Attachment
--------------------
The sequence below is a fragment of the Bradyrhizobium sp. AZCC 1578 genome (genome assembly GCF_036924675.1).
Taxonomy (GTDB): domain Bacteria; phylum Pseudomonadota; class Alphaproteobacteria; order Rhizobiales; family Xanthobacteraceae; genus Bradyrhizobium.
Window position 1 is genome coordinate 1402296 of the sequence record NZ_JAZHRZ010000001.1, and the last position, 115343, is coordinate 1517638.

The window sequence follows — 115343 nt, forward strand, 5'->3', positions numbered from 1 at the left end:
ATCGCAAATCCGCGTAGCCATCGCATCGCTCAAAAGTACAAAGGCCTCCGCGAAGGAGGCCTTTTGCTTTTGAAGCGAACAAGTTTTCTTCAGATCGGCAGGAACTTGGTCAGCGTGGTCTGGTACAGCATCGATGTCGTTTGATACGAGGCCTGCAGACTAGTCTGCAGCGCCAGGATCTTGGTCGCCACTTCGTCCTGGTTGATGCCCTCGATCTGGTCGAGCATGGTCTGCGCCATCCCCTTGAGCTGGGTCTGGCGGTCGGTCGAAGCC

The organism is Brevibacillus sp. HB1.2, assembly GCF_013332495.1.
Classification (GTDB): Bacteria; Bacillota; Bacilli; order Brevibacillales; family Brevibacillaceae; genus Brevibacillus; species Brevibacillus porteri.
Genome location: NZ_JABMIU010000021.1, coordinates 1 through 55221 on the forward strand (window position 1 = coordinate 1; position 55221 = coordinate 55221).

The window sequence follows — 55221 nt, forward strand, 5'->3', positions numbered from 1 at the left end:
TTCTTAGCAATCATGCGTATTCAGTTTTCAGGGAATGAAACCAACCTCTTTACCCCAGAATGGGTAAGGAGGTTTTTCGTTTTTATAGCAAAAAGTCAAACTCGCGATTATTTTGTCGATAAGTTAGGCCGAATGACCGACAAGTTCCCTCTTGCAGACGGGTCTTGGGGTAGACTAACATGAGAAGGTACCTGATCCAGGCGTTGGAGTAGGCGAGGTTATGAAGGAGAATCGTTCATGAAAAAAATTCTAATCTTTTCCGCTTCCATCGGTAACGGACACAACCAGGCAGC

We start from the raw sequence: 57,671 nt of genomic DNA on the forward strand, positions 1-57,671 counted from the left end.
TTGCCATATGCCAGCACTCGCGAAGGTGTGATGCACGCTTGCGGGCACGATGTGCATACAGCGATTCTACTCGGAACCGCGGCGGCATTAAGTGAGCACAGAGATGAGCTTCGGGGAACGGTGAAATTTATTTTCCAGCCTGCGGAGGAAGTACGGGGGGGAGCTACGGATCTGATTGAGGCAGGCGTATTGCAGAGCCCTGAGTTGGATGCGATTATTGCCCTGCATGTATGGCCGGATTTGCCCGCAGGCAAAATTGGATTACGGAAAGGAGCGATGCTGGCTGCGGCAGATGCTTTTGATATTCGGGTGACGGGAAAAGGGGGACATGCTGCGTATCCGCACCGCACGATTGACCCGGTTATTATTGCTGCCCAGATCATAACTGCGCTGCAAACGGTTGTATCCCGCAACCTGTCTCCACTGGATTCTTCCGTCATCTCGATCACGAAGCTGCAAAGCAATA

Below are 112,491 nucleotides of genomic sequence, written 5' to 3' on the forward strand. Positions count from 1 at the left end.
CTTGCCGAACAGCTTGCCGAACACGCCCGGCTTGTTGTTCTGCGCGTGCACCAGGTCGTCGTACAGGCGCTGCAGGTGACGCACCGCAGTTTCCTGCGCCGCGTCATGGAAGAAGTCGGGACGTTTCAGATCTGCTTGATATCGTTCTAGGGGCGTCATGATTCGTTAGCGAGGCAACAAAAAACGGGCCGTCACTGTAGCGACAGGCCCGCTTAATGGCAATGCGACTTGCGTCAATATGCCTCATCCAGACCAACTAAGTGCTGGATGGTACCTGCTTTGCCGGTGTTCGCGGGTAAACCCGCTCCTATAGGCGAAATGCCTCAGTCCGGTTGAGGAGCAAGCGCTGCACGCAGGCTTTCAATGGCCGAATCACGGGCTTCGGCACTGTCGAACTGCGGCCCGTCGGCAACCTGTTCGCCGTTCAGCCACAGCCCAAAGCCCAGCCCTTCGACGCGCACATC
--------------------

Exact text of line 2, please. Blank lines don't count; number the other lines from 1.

Taxonomy (GTDB): domain Bacteria; phylum Pseudomonadota; class Alphaproteobacteria; order Rhizobiales; family Xanthobacteraceae; genus Bradyrhizobium.